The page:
Dr. David Lackey: Professor, Reader, Woodworker

Dr. David Lackey: Professor, Reader, Woodworker

Dean of the School of Theology; College Faculty/Professor, Bible, Theology

Years of Teaching Experience: 33
Education: M.Div., MRE, Th.M. and Ed.D. From Temple Baptist Seminary; D.Min. from Baptist Bible Seminary
Hobbies: Woodworking, reading, exercising
Recent Reads: “The Few” by Ales Kershaw, and a festschrift honoring Charles Ryrie, John Walvoord and J. Dwight Pentecost
Favorite Class to Teach: Minor Prophets
Little Known Fact: “I sang bass in the Singing Men of Temple for four years.”
Family Influence: “My dad was my first pastor and the one preaching when I got saved. He modeled being truly scriptural in an otherwise militant fundamental environment. He was a college professor for 16 years at TTU and my pastor in various churches for most of that time. My mom was the quiet, reserved, Southern lady behind the scenes who helped keep my feet on the floor. My wife has been the same source of quiet wisdom (as my mom) for the last 40 years also. She has been the perfect complement for my shortcomings.”
What has Teaching Taught You? “Teaching is content from a source passing through an environment to a student. All of these are imperfect. I must attempt to remove as many imperfections as possible from my content and me as the source. The environment is frequently out of my hands but must be managed to be more conducive for learning. I must learn to be tolerant of all of the potential imperfections in these things because they exist in me as well. Since I teach the Bible, it is incredible that God would accommodate Himself to such human frailty to produce Christlikeness in students.”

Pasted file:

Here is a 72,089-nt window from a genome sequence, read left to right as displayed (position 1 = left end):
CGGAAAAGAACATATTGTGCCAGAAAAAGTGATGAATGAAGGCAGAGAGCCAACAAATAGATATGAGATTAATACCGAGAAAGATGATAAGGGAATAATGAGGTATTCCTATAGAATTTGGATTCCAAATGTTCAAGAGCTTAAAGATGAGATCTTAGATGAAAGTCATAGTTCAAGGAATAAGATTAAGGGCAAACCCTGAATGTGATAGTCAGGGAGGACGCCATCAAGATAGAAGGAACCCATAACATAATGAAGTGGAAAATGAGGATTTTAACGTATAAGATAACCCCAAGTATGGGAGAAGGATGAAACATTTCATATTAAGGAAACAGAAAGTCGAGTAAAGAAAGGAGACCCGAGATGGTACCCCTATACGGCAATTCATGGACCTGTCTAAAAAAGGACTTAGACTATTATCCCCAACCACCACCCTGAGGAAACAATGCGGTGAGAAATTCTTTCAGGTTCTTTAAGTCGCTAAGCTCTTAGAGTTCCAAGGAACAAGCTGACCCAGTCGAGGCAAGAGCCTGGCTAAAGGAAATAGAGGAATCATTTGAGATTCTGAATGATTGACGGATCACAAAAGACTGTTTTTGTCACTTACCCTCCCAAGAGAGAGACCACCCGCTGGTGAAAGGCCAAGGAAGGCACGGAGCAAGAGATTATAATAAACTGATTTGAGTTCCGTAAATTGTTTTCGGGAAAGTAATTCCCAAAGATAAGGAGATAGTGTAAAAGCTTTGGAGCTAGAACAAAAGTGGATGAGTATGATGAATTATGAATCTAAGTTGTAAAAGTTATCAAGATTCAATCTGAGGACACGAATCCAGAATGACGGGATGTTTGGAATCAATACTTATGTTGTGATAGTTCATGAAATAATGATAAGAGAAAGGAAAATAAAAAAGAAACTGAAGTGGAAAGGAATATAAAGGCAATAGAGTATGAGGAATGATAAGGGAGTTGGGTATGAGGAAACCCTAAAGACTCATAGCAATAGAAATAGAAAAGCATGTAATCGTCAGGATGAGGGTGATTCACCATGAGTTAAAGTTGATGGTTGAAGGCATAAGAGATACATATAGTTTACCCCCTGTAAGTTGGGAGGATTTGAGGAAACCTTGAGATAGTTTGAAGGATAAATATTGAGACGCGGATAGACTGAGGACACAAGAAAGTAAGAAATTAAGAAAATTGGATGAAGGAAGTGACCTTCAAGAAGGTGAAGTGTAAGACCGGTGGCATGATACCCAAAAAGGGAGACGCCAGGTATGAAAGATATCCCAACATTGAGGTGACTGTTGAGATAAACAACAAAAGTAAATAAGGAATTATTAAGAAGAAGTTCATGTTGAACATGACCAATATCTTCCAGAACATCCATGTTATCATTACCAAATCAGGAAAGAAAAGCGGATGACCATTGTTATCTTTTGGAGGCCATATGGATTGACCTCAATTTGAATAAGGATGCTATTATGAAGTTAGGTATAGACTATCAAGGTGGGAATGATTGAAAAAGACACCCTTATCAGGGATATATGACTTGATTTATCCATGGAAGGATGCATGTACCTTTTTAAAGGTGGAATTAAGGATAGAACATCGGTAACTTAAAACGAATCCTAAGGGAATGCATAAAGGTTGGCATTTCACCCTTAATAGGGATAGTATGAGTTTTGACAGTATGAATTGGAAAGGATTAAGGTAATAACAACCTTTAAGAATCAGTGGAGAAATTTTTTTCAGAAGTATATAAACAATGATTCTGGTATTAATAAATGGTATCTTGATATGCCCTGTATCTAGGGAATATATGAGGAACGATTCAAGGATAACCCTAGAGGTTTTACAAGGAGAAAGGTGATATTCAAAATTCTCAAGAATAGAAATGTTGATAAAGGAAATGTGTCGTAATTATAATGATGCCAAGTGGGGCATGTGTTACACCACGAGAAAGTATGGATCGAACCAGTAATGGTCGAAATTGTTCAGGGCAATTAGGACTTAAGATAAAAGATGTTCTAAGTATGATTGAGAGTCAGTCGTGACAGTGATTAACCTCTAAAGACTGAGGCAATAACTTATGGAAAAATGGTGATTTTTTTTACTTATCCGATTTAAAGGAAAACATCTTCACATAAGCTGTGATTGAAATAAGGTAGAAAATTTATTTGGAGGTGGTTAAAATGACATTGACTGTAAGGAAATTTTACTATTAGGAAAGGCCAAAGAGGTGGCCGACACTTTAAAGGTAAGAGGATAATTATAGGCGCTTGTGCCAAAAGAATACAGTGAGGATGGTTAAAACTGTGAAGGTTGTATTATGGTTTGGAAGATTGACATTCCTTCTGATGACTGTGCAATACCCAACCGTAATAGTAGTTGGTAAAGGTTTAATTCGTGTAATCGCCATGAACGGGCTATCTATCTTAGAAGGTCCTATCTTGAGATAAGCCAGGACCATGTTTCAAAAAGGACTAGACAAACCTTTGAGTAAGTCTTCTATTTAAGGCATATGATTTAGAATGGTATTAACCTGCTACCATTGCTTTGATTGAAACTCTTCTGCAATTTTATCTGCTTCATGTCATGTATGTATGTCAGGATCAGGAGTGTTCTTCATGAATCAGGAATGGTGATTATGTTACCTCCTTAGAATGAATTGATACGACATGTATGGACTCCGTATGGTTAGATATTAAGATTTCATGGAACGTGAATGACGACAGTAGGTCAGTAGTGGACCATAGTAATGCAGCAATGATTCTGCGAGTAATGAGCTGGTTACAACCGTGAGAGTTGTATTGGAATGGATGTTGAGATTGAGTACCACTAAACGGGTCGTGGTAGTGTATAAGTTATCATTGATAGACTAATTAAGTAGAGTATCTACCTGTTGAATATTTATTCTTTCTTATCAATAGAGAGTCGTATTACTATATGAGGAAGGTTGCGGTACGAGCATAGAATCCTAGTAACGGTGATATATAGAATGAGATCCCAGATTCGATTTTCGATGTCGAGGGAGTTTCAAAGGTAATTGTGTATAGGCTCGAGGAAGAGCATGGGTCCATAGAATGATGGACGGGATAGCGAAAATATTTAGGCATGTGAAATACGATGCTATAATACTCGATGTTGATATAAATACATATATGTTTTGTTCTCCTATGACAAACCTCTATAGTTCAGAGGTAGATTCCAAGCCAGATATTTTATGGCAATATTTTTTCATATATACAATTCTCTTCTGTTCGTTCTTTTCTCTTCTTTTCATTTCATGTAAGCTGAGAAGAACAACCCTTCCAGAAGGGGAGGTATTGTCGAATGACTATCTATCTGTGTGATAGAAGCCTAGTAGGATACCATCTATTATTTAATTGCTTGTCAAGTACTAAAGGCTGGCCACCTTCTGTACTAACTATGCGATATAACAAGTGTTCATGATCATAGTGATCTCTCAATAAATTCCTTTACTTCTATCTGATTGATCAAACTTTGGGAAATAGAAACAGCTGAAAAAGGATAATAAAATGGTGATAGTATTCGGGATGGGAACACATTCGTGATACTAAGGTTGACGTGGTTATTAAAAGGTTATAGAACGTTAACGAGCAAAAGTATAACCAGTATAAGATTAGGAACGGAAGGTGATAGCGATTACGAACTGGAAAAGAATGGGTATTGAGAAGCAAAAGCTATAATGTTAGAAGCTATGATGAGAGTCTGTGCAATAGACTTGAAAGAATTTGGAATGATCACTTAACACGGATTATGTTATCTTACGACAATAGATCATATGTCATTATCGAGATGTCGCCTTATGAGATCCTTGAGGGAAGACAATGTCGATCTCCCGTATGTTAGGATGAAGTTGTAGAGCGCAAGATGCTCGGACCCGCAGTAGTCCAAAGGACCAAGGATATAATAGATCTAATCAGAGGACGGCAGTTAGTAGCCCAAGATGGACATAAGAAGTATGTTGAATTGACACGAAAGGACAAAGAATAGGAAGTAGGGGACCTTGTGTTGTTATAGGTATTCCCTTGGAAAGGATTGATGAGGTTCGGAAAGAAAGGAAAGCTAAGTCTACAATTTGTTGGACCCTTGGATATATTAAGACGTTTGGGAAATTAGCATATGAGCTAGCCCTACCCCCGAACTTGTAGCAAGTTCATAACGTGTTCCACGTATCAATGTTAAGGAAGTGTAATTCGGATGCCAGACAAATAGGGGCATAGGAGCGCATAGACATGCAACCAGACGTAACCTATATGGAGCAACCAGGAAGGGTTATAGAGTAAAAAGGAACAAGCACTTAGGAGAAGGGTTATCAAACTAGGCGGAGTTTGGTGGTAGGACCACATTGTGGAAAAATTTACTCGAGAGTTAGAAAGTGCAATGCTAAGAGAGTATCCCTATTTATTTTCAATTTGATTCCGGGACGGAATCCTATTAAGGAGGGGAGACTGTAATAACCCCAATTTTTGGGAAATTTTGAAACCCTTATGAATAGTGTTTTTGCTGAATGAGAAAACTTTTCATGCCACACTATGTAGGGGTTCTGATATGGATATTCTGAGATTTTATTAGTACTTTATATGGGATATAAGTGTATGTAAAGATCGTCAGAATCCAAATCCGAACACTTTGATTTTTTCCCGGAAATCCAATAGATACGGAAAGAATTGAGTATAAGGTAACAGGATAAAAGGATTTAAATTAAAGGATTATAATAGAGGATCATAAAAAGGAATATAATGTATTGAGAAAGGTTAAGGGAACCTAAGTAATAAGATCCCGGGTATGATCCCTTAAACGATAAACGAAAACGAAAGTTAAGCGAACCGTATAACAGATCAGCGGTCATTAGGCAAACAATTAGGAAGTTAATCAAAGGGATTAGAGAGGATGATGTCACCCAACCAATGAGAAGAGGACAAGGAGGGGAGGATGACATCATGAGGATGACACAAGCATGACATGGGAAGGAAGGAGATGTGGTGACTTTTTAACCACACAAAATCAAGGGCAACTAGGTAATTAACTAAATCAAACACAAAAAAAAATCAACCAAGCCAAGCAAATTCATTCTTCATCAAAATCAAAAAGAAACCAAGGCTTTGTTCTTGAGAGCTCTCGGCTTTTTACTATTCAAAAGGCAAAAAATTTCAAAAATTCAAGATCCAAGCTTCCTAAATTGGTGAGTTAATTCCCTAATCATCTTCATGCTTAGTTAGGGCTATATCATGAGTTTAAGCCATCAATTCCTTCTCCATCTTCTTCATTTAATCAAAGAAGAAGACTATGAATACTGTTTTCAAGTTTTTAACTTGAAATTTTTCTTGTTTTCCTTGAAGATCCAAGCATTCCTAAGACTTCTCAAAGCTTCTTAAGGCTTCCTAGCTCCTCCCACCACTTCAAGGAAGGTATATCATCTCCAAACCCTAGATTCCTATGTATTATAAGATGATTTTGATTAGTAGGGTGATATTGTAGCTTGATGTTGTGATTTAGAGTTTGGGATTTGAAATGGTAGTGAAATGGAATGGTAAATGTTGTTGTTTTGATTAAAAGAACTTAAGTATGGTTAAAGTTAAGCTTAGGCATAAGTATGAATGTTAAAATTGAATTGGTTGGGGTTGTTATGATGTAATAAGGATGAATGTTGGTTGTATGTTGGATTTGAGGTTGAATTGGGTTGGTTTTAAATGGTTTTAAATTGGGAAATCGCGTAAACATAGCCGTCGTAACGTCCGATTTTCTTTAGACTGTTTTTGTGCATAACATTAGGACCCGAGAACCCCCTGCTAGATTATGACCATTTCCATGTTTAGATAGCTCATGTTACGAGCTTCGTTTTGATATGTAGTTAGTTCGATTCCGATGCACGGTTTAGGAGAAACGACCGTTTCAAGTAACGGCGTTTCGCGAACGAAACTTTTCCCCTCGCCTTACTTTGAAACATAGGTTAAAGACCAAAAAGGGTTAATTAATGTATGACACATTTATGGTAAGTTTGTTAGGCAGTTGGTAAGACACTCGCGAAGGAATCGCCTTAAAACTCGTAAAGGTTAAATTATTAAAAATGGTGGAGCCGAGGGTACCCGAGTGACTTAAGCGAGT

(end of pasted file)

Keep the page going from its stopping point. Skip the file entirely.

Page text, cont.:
Why do you Teach? “I teach for three reasons: I have the ultimate content in Scripture that has the answer to everything—a truth that is more vivid to me every year. I want to be the same kind of change agent in other lives as many were in mine. I want to be the good thing people are learning since we are all students always learning (both good and bad).”

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